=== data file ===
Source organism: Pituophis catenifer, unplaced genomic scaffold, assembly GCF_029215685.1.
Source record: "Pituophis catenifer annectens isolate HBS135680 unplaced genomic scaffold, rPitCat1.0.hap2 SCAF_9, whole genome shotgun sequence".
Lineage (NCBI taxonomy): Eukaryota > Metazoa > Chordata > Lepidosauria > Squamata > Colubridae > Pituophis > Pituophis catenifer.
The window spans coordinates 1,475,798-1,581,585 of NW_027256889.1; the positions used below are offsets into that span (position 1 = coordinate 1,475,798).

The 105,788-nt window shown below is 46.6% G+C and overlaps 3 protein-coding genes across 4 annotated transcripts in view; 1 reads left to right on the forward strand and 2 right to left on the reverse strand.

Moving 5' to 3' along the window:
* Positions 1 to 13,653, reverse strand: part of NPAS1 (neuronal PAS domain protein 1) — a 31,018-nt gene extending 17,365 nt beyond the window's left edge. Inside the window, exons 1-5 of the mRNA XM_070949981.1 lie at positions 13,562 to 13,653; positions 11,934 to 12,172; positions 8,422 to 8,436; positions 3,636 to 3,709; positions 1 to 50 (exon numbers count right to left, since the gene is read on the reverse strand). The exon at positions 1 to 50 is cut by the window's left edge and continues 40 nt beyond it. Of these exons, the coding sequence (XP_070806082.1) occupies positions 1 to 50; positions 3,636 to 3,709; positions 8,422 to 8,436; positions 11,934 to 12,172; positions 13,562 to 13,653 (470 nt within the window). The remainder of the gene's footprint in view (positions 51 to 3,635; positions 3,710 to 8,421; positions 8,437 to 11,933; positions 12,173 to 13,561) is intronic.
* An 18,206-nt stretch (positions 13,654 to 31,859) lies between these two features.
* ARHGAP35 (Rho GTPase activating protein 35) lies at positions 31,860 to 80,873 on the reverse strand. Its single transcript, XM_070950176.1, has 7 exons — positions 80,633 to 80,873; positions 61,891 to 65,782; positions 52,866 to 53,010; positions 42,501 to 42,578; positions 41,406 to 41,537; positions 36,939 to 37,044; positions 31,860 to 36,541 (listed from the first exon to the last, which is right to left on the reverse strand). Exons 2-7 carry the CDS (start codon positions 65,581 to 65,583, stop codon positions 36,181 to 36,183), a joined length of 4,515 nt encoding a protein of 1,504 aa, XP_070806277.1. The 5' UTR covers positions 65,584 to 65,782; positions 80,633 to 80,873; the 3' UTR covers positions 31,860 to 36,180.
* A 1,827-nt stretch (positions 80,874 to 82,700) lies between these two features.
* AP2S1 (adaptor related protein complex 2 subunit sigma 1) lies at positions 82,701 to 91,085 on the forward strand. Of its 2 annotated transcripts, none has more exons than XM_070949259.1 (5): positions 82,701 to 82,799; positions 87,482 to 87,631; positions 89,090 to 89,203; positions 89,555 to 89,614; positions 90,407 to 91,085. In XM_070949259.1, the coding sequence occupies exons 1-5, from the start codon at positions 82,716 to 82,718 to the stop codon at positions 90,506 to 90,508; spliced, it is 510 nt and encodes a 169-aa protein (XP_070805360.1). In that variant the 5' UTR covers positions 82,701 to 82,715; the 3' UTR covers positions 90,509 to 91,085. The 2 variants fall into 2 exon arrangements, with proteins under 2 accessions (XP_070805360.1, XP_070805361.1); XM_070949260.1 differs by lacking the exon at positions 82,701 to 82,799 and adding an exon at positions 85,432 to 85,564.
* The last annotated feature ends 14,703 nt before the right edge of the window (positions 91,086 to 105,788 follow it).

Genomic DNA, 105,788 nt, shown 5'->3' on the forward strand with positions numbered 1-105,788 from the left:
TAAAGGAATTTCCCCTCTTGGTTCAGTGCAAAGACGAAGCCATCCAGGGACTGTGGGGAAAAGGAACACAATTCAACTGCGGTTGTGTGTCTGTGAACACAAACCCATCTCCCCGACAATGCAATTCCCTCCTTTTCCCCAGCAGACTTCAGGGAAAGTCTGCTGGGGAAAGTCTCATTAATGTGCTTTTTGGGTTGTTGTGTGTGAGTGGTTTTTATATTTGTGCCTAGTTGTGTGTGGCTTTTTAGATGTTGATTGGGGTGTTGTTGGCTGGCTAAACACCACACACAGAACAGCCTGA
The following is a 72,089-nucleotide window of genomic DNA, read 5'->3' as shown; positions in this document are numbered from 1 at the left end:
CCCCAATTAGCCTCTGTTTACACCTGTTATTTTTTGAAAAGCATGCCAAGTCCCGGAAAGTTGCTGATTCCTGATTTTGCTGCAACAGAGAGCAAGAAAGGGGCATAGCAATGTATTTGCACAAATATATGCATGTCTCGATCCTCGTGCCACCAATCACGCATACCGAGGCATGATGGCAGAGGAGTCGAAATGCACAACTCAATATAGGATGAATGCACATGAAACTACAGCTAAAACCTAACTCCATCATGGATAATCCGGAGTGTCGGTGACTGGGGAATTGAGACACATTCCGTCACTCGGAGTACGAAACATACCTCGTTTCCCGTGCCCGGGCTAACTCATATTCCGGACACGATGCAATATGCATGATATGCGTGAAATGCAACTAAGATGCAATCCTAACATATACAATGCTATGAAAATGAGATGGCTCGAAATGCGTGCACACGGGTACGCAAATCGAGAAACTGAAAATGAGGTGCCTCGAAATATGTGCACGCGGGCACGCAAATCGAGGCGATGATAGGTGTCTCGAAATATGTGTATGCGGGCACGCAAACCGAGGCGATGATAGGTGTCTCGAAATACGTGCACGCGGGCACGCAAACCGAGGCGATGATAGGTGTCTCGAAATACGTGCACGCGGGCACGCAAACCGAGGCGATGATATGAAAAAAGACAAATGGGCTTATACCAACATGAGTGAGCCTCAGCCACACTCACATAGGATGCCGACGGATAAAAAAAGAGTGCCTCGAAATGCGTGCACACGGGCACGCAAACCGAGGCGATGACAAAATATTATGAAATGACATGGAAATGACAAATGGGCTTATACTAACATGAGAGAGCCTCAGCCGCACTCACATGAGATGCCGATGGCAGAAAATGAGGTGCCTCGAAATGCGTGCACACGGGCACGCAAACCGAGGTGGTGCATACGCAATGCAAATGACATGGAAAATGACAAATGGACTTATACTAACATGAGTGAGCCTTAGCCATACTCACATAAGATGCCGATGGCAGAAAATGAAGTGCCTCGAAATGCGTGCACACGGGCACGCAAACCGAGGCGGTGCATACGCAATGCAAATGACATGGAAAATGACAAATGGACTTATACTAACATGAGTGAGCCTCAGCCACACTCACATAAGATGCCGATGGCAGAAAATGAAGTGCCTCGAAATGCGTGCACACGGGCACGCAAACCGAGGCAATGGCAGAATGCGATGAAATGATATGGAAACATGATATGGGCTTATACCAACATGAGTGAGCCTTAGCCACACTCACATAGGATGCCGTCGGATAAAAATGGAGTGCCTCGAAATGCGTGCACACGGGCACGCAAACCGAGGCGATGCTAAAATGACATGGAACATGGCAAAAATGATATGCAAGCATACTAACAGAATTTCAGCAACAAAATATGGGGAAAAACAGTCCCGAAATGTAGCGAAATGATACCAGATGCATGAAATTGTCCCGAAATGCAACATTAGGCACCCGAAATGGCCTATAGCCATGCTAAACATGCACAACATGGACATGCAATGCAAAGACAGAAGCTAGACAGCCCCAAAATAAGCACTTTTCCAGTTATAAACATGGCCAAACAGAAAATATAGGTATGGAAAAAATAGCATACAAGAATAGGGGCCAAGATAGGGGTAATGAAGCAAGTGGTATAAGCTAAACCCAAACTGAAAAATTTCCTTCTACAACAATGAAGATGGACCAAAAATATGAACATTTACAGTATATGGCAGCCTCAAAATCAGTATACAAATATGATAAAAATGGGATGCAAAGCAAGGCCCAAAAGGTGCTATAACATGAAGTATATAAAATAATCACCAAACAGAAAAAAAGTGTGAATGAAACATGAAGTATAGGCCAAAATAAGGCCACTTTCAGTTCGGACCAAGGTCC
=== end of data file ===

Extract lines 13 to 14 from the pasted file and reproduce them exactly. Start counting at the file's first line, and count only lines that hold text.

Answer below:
Genomic DNA, 105,788 nt, shown 5'->3' on the forward strand with positions numbered 1-105,788 from the left:
TAAAGGAATTTCCCCTCTTGGTTCAGTGCAAAGACGAAGCCATCCAGGGACTGTGGGGAAAAGGAACACAATTCAACTGCGGTTGTGTGTCTGTGAACACAAACCCATCTCCCCGACAATGCAATTCCCTCCTTTTCCCCAGCAGACTTCAGGGAAAGTCTGCTGGGGAAAGTCTCATTAATGTGCTTTTTGGGTTGTTGTGTGTGAGTGGTTTTTATATTTGTGCCTAGTTGTGTGTGGCTTTTTAGATGTTGATTGGGGTGTTGTTGGCTGGCTAAACACCACACACAGAACAGCCTGA